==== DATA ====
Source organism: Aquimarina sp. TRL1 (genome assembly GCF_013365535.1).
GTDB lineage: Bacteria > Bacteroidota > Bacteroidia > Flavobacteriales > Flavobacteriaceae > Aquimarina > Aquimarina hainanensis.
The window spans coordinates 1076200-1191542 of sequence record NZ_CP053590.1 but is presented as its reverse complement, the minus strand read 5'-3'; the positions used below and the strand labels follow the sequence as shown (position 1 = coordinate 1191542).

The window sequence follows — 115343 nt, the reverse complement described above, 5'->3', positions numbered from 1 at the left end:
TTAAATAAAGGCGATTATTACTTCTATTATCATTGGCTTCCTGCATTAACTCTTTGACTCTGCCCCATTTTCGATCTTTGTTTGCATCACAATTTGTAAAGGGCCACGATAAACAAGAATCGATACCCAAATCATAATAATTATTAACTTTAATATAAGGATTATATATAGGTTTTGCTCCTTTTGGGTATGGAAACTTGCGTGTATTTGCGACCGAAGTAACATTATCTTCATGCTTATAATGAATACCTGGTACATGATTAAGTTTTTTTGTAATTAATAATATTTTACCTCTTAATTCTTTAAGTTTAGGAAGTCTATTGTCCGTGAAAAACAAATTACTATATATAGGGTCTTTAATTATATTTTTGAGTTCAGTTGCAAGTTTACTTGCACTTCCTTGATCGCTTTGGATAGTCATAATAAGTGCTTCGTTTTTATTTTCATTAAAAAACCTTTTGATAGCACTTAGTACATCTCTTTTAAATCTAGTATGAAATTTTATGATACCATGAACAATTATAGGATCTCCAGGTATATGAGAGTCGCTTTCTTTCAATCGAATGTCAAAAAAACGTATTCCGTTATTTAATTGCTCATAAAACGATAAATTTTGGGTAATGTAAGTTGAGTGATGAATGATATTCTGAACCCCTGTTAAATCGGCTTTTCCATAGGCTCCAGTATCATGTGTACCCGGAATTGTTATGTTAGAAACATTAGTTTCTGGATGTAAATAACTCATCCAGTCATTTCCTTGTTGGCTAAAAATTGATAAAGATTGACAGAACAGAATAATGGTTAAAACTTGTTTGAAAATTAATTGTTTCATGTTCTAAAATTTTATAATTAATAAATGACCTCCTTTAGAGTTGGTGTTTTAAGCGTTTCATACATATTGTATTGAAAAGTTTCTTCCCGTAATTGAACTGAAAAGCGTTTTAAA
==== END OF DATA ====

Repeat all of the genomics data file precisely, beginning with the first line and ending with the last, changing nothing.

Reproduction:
Source organism: Aquimarina sp. TRL1 (genome assembly GCF_013365535.1).
GTDB lineage: Bacteria > Bacteroidota > Bacteroidia > Flavobacteriales > Flavobacteriaceae > Aquimarina > Aquimarina hainanensis.
The window spans coordinates 1076200-1191542 of sequence record NZ_CP053590.1 but is presented as its reverse complement, the minus strand read 5'-3'; the positions used below and the strand labels follow the sequence as shown (position 1 = coordinate 1191542).

The window sequence follows — 115343 nt, the reverse complement described above, 5'->3', positions numbered from 1 at the left end:
TTAAATAAAGGCGATTATTACTTCTATTATCATTGGCTTCCTGCATTAACTCTTTGACTCTGCCCCATTTTCGATCTTTGTTTGCATCACAATTTGTAAAGGGCCACGATAAACAAGAATCGATACCCAAATCATAATAATTATTAACTTTAATATAAGGATTATATATAGGTTTTGCTCCTTTTGGGTATGGAAACTTGCGTGTATTTGCGACCGAAGTAACATTATCTTCATGCTTATAATGAATACCTGGTACATGATTAAGTTTTTTTGTAATTAATAATATTTTACCTCTTAATTCTTTAAGTTTAGGAAGTCTATTGTCCGTGAAAAACAAATTACTATATATAGGGTCTTTAATTATATTTTTGAGTTCAGTTGCAAGTTTACTTGCACTTCCTTGATCGCTTTGGATAGTCATAATAAGTGCTTCGTTTTTATTTTCATTAAAAAACCTTTTGATAGCACTTAGTACATCTCTTTTAAATCTAGTATGAAATTTTATGATACCATGAACAATTATAGGATCTCCAGGTATATGAGAGTCGCTTTCTTTCAATCGAATGTCAAAAAAACGTATTCCGTTATTTAATTGCTCATAAAACGATAAATTTTGGGTAATGTAAGTTGAGTGATGAATGATATTCTGAACCCCTGTTAAATCGGCTTTTCCATAGGCTCCAGTATCATGTGTACCCGGAATTGTTATGTTAGAAACATTAGTTTCTGGATGTAAATAACTCATCCAGTCATTTCCTTGTTGGCTAAAAATTGATAAAGATTGACAGAACAGAATAATGGTTAAAACTTGTTTGAAAATTAATTGTTTCATGTTCTAAAATTTTATAATTAATAAATGACCTCCTTTAGAGTTGGTGTTTTAAGCGTTTCATACATATTGTATTGAAAAGTTTCTTCCCGTAATTGAACTGAAAAGCGTTTTAAA